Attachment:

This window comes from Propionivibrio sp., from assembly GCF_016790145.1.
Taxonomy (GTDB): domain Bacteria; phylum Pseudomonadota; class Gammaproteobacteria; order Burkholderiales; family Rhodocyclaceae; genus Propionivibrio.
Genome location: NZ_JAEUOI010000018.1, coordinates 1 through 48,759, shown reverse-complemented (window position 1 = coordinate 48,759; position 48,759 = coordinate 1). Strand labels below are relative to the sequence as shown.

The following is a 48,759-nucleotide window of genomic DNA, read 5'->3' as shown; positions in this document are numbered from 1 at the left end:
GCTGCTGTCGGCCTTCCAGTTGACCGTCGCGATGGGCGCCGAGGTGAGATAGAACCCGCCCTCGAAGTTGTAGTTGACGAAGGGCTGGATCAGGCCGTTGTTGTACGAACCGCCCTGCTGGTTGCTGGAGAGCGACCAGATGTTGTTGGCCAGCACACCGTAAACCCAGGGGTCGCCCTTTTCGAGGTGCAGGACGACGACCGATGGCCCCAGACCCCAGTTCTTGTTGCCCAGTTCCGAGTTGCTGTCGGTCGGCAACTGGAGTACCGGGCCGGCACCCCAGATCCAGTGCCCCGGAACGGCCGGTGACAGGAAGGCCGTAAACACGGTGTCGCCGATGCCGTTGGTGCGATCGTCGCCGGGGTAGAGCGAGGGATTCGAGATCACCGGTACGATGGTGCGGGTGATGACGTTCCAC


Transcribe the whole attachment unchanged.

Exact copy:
This window comes from Propionivibrio sp., from assembly GCF_016790145.1.
Taxonomy (GTDB): domain Bacteria; phylum Pseudomonadota; class Gammaproteobacteria; order Burkholderiales; family Rhodocyclaceae; genus Propionivibrio.
Genome location: NZ_JAEUOI010000018.1, coordinates 1 through 48,759, shown reverse-complemented (window position 1 = coordinate 48,759; position 48,759 = coordinate 1). Strand labels below are relative to the sequence as shown.

The following is a 48,759-nucleotide window of genomic DNA, read 5'->3' as shown; positions in this document are numbered from 1 at the left end:
GCTGCTGTCGGCCTTCCAGTTGACCGTCGCGATGGGCGCCGAGGTGAGATAGAACCCGCCCTCGAAGTTGTAGTTGACGAAGGGCTGGATCAGGCCGTTGTTGTACGAACCGCCCTGCTGGTTGCTGGAGAGCGACCAGATGTTGTTGGCCAGCACACCGTAAACCCAGGGGTCGCCCTTTTCGAGGTGCAGGACGACGACCGATGGCCCCAGACCCCAGTTCTTGTTGCCCAGTTCCGAGTTGCTGTCGGTCGGCAACTGGAGTACCGGGCCGGCACCCCAGATCCAGTGCCCCGGAACGGCCGGTGACAGGAAGGCCGTAAACACGGTGTCGCCGATGCCGTTGGTGCGATCGTCGCCGGGGTAGAGCGAGGGATTCGAGATCACCGGTACGATGGTGCGGGTGATGACGTTCCAC